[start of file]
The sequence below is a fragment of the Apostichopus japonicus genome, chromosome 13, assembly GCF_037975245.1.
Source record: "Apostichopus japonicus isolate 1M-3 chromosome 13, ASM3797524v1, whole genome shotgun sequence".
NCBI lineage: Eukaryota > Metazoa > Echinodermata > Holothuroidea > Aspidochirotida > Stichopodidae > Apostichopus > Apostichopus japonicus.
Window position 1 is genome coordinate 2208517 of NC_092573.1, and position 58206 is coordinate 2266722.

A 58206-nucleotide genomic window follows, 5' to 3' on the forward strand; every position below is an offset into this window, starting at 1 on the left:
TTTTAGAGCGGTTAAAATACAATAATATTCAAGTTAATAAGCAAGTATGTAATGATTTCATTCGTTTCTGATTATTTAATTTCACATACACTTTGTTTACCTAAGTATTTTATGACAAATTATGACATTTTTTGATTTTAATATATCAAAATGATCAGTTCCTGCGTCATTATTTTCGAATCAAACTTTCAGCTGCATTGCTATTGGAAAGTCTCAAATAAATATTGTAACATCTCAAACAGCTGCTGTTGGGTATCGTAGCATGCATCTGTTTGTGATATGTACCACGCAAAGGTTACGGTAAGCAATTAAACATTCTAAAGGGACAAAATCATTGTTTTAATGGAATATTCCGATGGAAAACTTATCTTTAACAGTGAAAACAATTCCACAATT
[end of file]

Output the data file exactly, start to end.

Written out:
The sequence below is a fragment of the Apostichopus japonicus genome, chromosome 13, assembly GCF_037975245.1.
Source record: "Apostichopus japonicus isolate 1M-3 chromosome 13, ASM3797524v1, whole genome shotgun sequence".
NCBI lineage: Eukaryota > Metazoa > Echinodermata > Holothuroidea > Aspidochirotida > Stichopodidae > Apostichopus > Apostichopus japonicus.
Window position 1 is genome coordinate 2208517 of NC_092573.1, and position 58206 is coordinate 2266722.

A 58206-nucleotide genomic window follows, 5' to 3' on the forward strand; every position below is an offset into this window, starting at 1 on the left:
TTTTAGAGCGGTTAAAATACAATAATATTCAAGTTAATAAGCAAGTATGTAATGATTTCATTCGTTTCTGATTATTTAATTTCACATACACTTTGTTTACCTAAGTATTTTATGACAAATTATGACATTTTTTGATTTTAATATATCAAAATGATCAGTTCCTGCGTCATTATTTTCGAATCAAACTTTCAGCTGCATTGCTATTGGAAAGTCTCAAATAAATATTGTAACATCTCAAACAGCTGCTGTTGGGTATCGTAGCATGCATCTGTTTGTGATATGTACCACGCAAAGGTTACGGTAAGCAATTAAACATTCTAAAGGGACAAAATCATTGTTTTAATGGAATATTCCGATGGAAAACTTATCTTTAACAGTGAAAACAATTCCACAATT